Darlin’ Be Home Soon: Editor Stan Warnow On The Road To No Way Home is a fourteen-minute featurette where Warnow speaks about his background and inheriting his technical talents from his father, learning to work with a Movieola at a young age, going to film school, working with Robert Downey Sr., working as an assistant for Thelma Schoonmaker, working on Don't Go In The House, how he came to work on No Way Home through producer Robert Nixon, how much he enjoyed working with Giovinazzo, what went into cutting the feature and his thoughts on the movie overall.

    A Tasty Marquee is an interview with Producer/Casting Director Marcia Shulman that runs for thirteen-minutes. Here she speaks about how she came to work with Giovinazzo, what she did in her role as producer on the film, who was originally meant to play Russo's role and why Russo wound up getting the part, working on Vampire's Kiss with Nicolas Cage, what the casting process involved, how Tim Roth came on board through his agent, bringing Deborah Kara Unger onboard, some of the problems that came up involving the effects work on the picture, what it was like on set and more.

    Composer Rick Giovinazzo and Director Buddy Giovinazzo are up next in Following The Emotions, a nineteen-minute piece that goes into detail on Rick and Buddy's days in a cover band that evolved into an act called Hot Ice, some of the influences that worked their way into their music, writing their own material after getting heavy into prog-rock, a few gigs that they played while the band was still active, doing a whole lot of 'learning as you go' while working on Combat Shock, trying to create the right music for Combat Shock, how making No Way Out was a big step up for both of them, how the editing can throw off the timing of a score, why certain instruments were chosen to be used on the score, turning ideas into sound, using Capital Studios in Hollywood to record and plenty more.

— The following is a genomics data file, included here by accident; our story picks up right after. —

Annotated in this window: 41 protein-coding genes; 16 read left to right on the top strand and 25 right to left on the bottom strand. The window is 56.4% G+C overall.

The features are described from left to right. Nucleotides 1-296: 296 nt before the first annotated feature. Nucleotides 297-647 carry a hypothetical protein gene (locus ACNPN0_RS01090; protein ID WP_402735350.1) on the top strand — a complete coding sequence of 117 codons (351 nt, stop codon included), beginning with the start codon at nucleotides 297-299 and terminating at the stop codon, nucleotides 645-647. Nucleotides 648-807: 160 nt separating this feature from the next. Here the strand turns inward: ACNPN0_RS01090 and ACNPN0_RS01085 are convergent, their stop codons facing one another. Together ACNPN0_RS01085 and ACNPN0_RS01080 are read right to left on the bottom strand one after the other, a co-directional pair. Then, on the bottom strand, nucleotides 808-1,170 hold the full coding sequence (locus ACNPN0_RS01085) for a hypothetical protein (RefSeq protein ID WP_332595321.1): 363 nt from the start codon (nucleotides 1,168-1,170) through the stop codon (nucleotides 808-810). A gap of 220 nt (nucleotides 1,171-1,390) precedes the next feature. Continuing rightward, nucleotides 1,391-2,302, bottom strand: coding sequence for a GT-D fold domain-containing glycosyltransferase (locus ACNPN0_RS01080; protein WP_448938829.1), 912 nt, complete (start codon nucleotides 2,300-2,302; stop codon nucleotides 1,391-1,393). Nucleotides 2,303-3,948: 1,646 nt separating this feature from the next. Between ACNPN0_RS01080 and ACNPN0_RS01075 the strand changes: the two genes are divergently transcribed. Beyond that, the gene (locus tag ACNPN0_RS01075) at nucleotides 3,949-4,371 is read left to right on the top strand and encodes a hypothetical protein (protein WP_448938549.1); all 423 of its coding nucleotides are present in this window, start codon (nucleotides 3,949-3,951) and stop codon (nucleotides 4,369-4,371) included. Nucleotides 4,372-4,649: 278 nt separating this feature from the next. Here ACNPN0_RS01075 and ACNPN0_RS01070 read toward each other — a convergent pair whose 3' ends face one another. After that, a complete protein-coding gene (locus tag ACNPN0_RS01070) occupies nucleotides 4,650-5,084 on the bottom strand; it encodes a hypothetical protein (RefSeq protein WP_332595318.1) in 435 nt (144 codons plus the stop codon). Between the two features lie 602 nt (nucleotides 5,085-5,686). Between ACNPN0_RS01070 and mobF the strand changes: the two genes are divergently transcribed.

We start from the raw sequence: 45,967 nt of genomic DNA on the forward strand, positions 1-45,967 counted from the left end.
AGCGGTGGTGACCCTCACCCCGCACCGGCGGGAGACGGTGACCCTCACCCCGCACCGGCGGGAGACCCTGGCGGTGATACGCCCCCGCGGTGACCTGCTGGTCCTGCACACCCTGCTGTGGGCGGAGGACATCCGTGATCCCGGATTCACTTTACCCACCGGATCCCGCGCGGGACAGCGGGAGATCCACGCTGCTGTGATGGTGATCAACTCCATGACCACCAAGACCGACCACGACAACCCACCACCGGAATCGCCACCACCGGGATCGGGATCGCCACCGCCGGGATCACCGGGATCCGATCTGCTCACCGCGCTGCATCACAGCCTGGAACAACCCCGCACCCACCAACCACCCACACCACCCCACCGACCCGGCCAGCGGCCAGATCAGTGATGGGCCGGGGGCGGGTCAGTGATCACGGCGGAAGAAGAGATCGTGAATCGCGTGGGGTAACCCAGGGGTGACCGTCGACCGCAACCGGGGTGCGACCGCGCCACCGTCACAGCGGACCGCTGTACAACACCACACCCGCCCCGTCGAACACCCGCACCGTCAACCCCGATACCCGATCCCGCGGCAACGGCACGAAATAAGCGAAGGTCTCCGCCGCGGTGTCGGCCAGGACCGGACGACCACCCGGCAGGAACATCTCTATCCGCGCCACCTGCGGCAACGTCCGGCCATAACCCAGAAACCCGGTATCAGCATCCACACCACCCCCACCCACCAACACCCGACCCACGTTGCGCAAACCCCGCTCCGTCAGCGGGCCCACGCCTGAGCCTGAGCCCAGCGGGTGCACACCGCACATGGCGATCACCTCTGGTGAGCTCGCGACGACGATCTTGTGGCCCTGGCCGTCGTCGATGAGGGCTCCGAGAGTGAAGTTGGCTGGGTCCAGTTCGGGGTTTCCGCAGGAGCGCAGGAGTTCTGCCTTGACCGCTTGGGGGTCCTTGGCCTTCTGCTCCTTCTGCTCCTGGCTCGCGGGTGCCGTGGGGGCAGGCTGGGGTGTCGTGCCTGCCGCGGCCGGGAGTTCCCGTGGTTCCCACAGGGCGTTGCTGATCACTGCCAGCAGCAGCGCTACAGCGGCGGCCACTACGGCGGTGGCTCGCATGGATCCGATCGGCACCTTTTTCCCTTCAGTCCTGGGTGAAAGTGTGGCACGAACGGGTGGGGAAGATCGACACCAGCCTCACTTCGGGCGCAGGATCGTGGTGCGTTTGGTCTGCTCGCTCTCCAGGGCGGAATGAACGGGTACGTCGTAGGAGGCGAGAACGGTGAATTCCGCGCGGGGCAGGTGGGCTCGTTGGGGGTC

The seventeen-minute Dancing With The Camera interviews with Cinematographer Claudia Raschke. Here she talks about her background in dance and how she pulls from that when doing cinematography, her background and training, how to use movement as a storytelling device, having to be very quick on her feet while working on the set, how the dynamic on set can change how the camera should move, the importance of learning the mechanics behind the camera, how she came on board to work on No Way Home, having to work in some tight and small locations, why certain vantage points were chosen for a few key scenes and quite a bit of other interesting details about her work.

    Uncle Frank's Wine is a twelve-minute short film made by Buddy Giovinazzo. It begins with a few men in a basement where an elderly man named Uncle Frank talks about making wine in there for forty-years. As they talk we see Frank's process and get a firsthand look at what goes into this basement oenologist’s work, complete with a tasting session.

    A trailer for the feature as well as menus and chapter selection round out the extra on the Blu-ray, however, it’s definitely worth mentioning that the Severin exclusive limited Black Friday edition includes the first ever release of the original motion picture soundtrack on CD, which is a nice bonus for soundtrack fans. An insert inside the black keepcase contains the track listing.

    No Way Home – The Final Word:

    No Way Home is a really good movie, very underrated and underappreciated. Roth, Russo and Unger are excellent in their respective roles and Giovinazzo does a great job pacing the film and developing the characters. Severin has put in the effort on this release to bring it to Blu-ray in a very nice presentation and with a strong array of extra features documenting its history. Recommended!

    NOTE that this release is limited to only 2,500 copies and will not be reissued.

    Click on the images below for full sized No Way Home Blu-ray screen caps!







































    Comments 1 Comment
    1. Matt H.'s Avatar
      Matt H. -
      So happy that this is finally on disc.